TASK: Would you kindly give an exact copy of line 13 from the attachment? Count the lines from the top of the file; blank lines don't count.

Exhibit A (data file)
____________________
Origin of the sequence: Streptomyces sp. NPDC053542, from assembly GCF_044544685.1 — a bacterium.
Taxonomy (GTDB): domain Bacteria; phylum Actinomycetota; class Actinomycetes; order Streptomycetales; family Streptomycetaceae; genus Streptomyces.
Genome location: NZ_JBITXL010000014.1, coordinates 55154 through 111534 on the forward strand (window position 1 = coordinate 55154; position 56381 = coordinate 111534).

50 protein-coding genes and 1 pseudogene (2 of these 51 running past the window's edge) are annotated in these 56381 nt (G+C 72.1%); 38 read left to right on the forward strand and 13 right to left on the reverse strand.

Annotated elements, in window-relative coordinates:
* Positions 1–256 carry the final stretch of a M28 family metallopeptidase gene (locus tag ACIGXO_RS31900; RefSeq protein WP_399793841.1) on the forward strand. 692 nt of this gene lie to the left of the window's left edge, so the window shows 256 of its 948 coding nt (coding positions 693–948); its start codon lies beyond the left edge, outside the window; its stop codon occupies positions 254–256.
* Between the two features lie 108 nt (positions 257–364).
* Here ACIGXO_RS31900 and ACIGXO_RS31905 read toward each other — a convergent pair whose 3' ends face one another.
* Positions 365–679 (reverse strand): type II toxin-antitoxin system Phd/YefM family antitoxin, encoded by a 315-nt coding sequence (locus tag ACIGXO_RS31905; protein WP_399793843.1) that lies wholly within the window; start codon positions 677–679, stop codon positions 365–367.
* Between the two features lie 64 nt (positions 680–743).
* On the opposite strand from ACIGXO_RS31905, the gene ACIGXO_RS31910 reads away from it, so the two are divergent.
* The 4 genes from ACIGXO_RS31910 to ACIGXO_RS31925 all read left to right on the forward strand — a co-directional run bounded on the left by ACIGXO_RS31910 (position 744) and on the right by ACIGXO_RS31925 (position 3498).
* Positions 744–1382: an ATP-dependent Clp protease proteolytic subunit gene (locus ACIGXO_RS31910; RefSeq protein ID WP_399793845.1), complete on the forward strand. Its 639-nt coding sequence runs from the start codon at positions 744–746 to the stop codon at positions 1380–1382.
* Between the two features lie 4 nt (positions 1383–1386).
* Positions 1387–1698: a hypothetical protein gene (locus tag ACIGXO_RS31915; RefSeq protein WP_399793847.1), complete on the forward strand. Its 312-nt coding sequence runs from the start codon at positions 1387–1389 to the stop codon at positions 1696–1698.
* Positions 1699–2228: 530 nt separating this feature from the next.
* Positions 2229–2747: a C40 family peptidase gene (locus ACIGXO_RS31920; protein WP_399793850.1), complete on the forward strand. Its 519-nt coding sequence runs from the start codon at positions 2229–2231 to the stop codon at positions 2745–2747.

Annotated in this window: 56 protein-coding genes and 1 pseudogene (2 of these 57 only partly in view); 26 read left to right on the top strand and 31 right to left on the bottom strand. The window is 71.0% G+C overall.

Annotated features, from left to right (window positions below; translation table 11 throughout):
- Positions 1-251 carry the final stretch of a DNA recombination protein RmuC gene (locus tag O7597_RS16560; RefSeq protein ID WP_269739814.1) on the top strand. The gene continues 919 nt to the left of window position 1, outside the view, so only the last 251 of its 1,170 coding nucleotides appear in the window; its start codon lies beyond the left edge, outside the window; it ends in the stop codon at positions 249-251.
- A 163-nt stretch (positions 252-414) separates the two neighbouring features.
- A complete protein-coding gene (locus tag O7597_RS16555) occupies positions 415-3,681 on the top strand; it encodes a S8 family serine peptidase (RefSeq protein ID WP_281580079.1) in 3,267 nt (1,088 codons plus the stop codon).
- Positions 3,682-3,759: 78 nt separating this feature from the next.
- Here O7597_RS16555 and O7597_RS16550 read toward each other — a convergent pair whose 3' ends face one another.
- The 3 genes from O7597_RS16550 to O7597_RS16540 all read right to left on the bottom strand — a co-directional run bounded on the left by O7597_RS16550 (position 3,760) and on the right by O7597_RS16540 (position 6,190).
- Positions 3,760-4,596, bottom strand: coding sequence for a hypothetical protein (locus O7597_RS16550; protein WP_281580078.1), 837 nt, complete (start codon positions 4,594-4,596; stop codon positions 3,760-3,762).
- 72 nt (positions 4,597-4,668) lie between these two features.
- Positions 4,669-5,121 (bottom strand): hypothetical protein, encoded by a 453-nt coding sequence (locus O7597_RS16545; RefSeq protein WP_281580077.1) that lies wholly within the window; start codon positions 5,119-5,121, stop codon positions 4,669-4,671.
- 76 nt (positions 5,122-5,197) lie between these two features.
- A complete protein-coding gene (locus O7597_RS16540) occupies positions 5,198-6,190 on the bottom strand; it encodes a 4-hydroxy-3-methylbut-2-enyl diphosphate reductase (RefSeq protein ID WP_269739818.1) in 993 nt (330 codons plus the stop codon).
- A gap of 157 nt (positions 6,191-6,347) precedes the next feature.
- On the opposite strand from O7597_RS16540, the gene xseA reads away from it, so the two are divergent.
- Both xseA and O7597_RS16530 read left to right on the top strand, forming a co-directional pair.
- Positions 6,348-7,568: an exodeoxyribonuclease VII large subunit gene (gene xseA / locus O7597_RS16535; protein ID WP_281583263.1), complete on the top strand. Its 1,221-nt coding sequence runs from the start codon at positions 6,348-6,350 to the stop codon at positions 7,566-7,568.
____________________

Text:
* Positions 744–1382: an ATP-dependent Clp protease proteolytic subunit gene (locus ACIGXO_RS31910; RefSeq protein ID WP_399793845.1), complete on the forward strand. Its 639-nt coding sequence runs from the start codon at positions 744–746 to the stop codon at positions 1380–1382.